The historic global business emphasis on using the bottom line as the solitary guiding force behind international business is questioned, yet not by those who set standards and develop agendas. Seeking cheep labor the developed nations invest in markets that might provide jobs to poorer nation's people but they are not jobs that pay enough for these people to climb out of poverty, in fact they are jobs that keep them away from home and family for very long hours, for very little pay. While the developed nation's labor forces may be willing, to a certain degree to absorb the 12-hour 7 day work week, they do so at a price, demanding wages that are not responsive to the bottom line. The resolution then by emerging global markets is to seek labor in places where wage labor can be contained at very low rates.

Agriculture Divergence/Convergence

This brings to mind a documentary I recently watched, where thousands of women in Ethiopia were sitting around long lighted tables for 12-hour shifts meticulously sorting and grading coffee beans, for dollars a day "Black Gold" (2005). These scenes of "work" were juxtaposed by scenes of American's and Europeans snuggly sitting in up scale coffee shops, shops where their cup of coffee cost upwards of 5 dollars but where the sorter, grower, harvester and organization that supplied the coffee they were drinking made a disturbingly small amount on the bushel of coffee bought by the multi-national business selling it. Coffee, then is a great place to start when looking at globalization, as it is a commodity that can be grown only in limited locations in the world and must then be processed to some degree there.

Coffee is one of the most highly traded commodities in the world, second only to oil. The trade of coffee generates $80 billion every year in the global market, and that amount is growing. In 2001, coffee prices on the global market hit a 30-year low, and a humanitarian crisis ensued for the 25 million coffee farmers and families around the world, including many in Ethiopia. The fall in revenue has affected the income small farmers earned for the 'fruit of their labor" as a result, the farmer are unable to send their children to school and could not afford to pay for their basic needs. (Assefa and Degefa, ND, online at (http://www.hmbasha.net/Starbucks_Ethiopia.htm)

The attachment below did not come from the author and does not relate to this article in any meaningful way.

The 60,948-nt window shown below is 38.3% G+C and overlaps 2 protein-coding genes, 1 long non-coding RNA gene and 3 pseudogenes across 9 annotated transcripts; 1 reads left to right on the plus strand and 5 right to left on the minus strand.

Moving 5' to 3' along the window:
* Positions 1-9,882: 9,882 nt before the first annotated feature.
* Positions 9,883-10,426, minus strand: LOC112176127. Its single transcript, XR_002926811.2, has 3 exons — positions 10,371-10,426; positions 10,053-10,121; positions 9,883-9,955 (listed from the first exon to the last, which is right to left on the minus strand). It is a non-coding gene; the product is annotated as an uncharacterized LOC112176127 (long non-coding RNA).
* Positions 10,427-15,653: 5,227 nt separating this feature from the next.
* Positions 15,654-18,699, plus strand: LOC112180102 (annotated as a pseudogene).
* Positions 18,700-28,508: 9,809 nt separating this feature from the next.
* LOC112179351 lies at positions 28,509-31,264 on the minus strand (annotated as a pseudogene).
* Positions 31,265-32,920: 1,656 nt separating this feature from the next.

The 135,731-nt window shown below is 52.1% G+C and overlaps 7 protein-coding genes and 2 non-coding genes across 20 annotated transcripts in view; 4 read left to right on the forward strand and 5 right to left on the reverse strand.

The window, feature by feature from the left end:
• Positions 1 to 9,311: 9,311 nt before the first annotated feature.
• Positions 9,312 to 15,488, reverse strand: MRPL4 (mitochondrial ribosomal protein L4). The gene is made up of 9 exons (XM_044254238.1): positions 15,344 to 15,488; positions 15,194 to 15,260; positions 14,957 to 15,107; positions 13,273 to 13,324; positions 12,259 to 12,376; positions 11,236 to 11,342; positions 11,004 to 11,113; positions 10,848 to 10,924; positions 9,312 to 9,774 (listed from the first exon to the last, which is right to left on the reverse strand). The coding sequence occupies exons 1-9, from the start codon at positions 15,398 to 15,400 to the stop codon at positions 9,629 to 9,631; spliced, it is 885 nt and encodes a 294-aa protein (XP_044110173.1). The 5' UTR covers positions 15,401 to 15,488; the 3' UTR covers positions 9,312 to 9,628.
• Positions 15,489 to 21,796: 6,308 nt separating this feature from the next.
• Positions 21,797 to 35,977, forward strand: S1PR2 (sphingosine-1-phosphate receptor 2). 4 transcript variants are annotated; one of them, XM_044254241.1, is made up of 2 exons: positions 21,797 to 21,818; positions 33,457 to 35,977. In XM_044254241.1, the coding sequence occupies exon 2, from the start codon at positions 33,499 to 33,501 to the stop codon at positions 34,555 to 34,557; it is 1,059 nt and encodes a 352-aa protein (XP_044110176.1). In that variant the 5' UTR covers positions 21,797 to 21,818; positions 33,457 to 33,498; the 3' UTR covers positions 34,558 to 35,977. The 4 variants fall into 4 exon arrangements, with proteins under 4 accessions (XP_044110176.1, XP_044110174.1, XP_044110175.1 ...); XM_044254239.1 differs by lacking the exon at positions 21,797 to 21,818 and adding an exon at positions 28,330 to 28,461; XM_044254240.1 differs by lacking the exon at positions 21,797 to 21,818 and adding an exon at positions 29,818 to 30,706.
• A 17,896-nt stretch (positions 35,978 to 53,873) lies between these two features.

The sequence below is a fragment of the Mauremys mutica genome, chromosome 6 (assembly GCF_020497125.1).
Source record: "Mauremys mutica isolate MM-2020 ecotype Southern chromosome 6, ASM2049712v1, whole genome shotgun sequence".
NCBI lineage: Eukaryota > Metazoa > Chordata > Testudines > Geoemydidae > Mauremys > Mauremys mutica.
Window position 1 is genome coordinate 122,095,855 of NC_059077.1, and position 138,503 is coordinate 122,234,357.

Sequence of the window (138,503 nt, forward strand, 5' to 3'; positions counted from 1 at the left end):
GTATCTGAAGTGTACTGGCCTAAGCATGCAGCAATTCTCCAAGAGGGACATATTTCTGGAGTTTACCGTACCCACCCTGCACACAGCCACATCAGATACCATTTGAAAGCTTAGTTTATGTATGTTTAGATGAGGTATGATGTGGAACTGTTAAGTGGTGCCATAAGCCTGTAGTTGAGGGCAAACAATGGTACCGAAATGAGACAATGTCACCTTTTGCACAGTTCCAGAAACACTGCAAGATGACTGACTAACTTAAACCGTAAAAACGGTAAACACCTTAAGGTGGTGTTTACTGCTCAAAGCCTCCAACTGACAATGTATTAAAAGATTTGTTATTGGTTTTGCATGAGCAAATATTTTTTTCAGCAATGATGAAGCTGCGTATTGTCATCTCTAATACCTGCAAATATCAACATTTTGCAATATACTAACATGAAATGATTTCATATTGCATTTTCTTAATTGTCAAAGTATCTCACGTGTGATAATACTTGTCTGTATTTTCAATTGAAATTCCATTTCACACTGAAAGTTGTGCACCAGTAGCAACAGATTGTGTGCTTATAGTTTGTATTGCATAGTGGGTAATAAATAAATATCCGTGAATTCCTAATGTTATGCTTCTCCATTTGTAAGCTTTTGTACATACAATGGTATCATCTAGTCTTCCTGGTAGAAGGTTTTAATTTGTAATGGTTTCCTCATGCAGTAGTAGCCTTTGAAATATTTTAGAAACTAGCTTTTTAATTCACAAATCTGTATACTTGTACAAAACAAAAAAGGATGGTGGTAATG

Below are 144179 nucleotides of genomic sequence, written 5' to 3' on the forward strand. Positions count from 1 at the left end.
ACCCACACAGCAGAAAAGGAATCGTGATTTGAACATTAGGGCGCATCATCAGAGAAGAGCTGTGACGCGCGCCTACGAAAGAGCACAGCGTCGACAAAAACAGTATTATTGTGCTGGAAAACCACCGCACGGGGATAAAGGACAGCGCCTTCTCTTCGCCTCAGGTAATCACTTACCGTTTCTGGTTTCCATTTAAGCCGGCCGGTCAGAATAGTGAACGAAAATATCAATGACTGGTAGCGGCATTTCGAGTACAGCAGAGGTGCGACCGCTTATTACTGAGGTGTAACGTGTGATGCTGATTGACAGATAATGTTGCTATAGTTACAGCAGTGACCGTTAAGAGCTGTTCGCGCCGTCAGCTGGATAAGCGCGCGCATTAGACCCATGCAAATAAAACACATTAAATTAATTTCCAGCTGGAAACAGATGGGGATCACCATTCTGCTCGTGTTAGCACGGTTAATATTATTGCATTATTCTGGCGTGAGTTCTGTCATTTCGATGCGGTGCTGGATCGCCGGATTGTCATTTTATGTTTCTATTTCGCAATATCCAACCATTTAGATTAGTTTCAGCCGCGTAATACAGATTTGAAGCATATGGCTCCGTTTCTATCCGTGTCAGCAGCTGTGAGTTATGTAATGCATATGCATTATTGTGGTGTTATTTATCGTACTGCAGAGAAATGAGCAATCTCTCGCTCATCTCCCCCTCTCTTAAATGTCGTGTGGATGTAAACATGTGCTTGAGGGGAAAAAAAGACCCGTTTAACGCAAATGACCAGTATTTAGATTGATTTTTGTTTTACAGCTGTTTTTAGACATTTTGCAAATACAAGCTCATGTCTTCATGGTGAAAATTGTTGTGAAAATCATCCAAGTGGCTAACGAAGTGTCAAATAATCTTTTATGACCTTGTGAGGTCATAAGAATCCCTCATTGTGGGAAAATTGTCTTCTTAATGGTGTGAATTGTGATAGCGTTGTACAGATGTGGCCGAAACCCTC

The coffee market then is a perfect example of divergence, in that previously growers and commodity processors had some limited controls and were able to earn a living on the product. The product requires significant time commitment, as the growing of plant to fruit is a significant commitment, once made is a commitment that many are not willing to simply give up on, plow under and grow a new crop. So, as a group these growers must weather the storm of the economy, even when its shifts to such a degree that they are no longer making enough money on the crop to survive, but where global retailers are in short siphoning the profit off the top from the finished product.

However, from the retail sides demand for coffee has risen and the coffee industry has shown remarkable profit. For example, Starbucks, an 8 billion dollar a year company, was able to sell Ethiopian Harar coffee for $26.00 per pound, whereas the farmer only received between $0.60 and $1.10 per pound and only 3 cents goes to coffee farmers for every cup cappuccino Starbucks coffee sales for $3.00. Coffee prices have risen a little recently, but hard working coffee farmers continue to work relentlessly, receiving minimal profits for their crop,… [END OF PREVIEW]